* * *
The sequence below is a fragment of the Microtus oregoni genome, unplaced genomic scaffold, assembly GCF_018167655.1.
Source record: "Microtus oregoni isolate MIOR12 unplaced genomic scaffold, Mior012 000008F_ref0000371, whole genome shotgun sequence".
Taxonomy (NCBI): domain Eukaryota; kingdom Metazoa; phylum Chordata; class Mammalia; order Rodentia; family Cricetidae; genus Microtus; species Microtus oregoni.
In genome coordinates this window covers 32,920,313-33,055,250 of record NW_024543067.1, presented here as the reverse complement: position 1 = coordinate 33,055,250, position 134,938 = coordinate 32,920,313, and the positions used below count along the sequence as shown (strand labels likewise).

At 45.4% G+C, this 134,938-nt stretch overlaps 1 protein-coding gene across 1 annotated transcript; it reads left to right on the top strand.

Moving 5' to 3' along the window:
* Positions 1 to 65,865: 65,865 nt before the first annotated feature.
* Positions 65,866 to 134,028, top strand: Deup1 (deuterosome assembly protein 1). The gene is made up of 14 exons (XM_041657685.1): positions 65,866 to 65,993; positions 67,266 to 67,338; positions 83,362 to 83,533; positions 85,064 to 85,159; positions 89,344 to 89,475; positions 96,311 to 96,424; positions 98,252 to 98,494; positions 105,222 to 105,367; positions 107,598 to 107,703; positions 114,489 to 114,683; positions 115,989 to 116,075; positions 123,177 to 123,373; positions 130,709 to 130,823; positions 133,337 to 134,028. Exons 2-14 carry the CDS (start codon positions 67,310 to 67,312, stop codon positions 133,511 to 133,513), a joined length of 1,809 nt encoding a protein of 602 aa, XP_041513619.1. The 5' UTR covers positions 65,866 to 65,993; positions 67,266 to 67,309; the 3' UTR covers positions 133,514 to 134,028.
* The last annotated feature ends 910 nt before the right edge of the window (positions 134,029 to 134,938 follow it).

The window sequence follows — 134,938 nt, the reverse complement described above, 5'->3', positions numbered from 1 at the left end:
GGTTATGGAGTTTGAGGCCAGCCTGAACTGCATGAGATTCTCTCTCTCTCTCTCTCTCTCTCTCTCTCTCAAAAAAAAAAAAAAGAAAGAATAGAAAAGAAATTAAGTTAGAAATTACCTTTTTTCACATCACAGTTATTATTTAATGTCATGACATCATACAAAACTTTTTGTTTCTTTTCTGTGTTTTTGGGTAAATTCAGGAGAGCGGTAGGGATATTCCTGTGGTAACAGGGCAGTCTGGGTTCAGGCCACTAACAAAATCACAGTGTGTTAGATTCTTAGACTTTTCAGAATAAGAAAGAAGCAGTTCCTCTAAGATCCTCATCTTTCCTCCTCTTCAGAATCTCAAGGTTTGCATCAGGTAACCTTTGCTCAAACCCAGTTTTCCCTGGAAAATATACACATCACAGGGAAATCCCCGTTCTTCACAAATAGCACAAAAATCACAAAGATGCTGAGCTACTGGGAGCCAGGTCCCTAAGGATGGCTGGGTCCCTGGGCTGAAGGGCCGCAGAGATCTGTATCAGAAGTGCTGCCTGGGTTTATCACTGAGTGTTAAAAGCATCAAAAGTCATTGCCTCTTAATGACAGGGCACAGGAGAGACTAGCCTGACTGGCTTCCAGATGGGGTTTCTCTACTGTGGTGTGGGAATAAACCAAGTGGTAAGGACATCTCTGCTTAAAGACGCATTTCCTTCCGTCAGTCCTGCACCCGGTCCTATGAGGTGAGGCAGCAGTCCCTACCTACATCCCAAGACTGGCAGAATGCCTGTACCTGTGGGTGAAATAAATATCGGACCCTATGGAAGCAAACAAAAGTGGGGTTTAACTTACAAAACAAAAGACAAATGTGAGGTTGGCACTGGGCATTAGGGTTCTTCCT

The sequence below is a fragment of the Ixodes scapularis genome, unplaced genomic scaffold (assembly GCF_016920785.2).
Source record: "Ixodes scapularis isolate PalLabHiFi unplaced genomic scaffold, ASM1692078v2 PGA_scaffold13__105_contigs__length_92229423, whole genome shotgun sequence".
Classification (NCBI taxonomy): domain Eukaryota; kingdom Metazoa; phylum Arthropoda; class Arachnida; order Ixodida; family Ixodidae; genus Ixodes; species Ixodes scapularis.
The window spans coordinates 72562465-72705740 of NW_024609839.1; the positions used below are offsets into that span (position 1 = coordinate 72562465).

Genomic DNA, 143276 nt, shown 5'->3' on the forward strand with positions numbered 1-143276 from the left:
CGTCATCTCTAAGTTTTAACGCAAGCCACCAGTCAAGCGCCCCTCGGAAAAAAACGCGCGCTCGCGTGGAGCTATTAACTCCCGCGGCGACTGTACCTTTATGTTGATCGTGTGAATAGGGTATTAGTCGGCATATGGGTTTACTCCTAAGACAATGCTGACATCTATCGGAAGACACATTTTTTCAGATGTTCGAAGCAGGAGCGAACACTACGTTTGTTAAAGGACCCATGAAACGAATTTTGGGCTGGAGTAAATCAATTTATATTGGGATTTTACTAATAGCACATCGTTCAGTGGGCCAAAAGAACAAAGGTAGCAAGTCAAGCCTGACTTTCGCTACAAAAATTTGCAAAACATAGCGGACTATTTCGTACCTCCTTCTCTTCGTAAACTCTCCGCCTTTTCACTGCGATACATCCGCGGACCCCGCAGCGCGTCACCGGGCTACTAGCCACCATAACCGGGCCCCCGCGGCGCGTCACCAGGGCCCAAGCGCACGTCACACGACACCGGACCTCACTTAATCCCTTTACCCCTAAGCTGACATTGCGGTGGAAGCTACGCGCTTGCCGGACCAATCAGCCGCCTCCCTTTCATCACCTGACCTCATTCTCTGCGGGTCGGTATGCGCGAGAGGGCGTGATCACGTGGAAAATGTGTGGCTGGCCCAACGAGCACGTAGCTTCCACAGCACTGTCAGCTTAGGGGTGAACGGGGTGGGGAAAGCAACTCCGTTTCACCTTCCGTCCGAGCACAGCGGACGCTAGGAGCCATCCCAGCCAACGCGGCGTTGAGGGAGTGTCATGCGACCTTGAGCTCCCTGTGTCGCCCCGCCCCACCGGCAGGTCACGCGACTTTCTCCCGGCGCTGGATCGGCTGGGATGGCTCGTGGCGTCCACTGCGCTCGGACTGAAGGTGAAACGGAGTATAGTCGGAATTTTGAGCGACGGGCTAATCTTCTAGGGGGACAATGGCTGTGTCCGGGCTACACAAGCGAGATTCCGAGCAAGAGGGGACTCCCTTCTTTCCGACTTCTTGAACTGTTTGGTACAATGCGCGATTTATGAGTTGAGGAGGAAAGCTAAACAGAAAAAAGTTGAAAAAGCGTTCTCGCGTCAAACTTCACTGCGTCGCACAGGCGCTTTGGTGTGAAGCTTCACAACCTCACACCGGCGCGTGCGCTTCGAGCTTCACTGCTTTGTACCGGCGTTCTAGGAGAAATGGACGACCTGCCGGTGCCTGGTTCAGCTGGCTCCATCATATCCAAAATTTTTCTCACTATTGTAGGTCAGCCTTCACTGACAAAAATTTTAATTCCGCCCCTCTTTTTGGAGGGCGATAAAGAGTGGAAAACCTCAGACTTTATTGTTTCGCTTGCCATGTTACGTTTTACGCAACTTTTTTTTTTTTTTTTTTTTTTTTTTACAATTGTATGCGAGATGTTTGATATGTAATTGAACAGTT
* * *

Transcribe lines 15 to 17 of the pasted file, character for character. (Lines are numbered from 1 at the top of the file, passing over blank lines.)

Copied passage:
The window spans coordinates 72562465-72705740 of NW_024609839.1; the positions used below are offsets into that span (position 1 = coordinate 72562465).

Genomic DNA, 143276 nt, shown 5'->3' on the forward strand with positions numbered 1-143276 from the left:
CGTCATCTCTAAGTTTTAACGCAAGCCACCAGTCAAGCGCCCCTCGGAAAAAAACGCGCGCTCGCGTGGAGCTATTAACTCCCGCGGCGACTGTACCTTTATGTTGATCGTGTGAATAGGGTATTAGTCGGCATATGGGTTTACTCCTAAGACAATGCTGACATCTATCGGAAGACACATTTTTTCAGATGTTCGAAGCAGGAGCGAACACTACGTTTGTTAAAGGACCCATGAAACGAATTTTGGGCTGGAGTAAATCAATTTATATTGGGATTTTACTAATAGCACATCGTTCAGTGGGCCAAAAGAACAAAGGTAGCAAGTCAAGCCTGACTTTCGCTACAAAAATTTGCAAAACATAGCGGACTATTTCGTACCTCCTTCTCTTCGTAAACTCTCCGCCTTTTCACTGCGATACATCCGCGGACCCCGCAGCGCGTCACCGGGCTACTAGCCACCATAACCGGGCCCCCGCGGCGCGTCACCAGGGCCCAAGCGCACGTCACACGACACCGGACCTCACTTAATCCCTTTACCCCTAAGCTGACATTGCGGTGGAAGCTACGCGCTTGCCGGACCAATCAGCCGCCTCCCTTTCATCACCTGACCTCATTCTCTGCGGGTCGGTATGCGCGAGAGGGCGTGATCACGTGGAAAATGTGTGGCTGGCCCAACGAGCACGTAGCTTCCACAGCACTGTCAGCTTAGGGGTGAACGGGGTGGGGAAAGCAACTCCGTTTCACCTTCCGTCCGAGCACAGCGGACGCTAGGAGCCATCCCAGCCAACGCGGCGTTGAGGGAGTGTCATGCGACCTTGAGCTCCCTGTGTCGCCCCGCCCCACCGGCAGGTCACGCGACTTTCTCCCGGCGCTGGATCGGCTGGGATGGCTCGTGGCGTCCACTGCGCTCGGACTGAAGGTGAAACGGAGTATAGTCGGAATTTTGAGCGACGGGCTAATCTTCTAGGGGGACAATGGCTGTGTCCGGGCTACACAAGCGAGATTCCGAGCAAGAGGGGACTCCCTTCTTTCCGACTTCTTGAACTGTTTGGTACAATGCGCGATTTATGAGTTGAGGAGGAAAGCTAAACAGAAAAAAGTTGAAAAAGCGTTCTCGCGTCAAACTTCACTGCGTCGCACAGGCGCTTTGGTGTGAAGCTTCACAACCTCACACCGGCGCGTGCGCTTCGAGCTTCACTGCTTTGTACCGGCGTTCTAGGAGAAATGGACGACCTGCCGGTGCCTGGTTCAGCTGGCTCCATCATATCCAAAATTTTTCTCACTATTGTAGGTCAGCCTTCACTGACAAAAATTTTAATTCCGCCCCTCTTTTTGGAGGGCGATAAAGAGTGGAAAACCTCAGACTTTATTGTTTCGCTTGCCATGTTACGTTTTACGCAACTTTTTTTTTTTTTTTTTTTTTTTTTTACAATTGTATGCGAGATGTTTGATATGTAATTGAACAGTT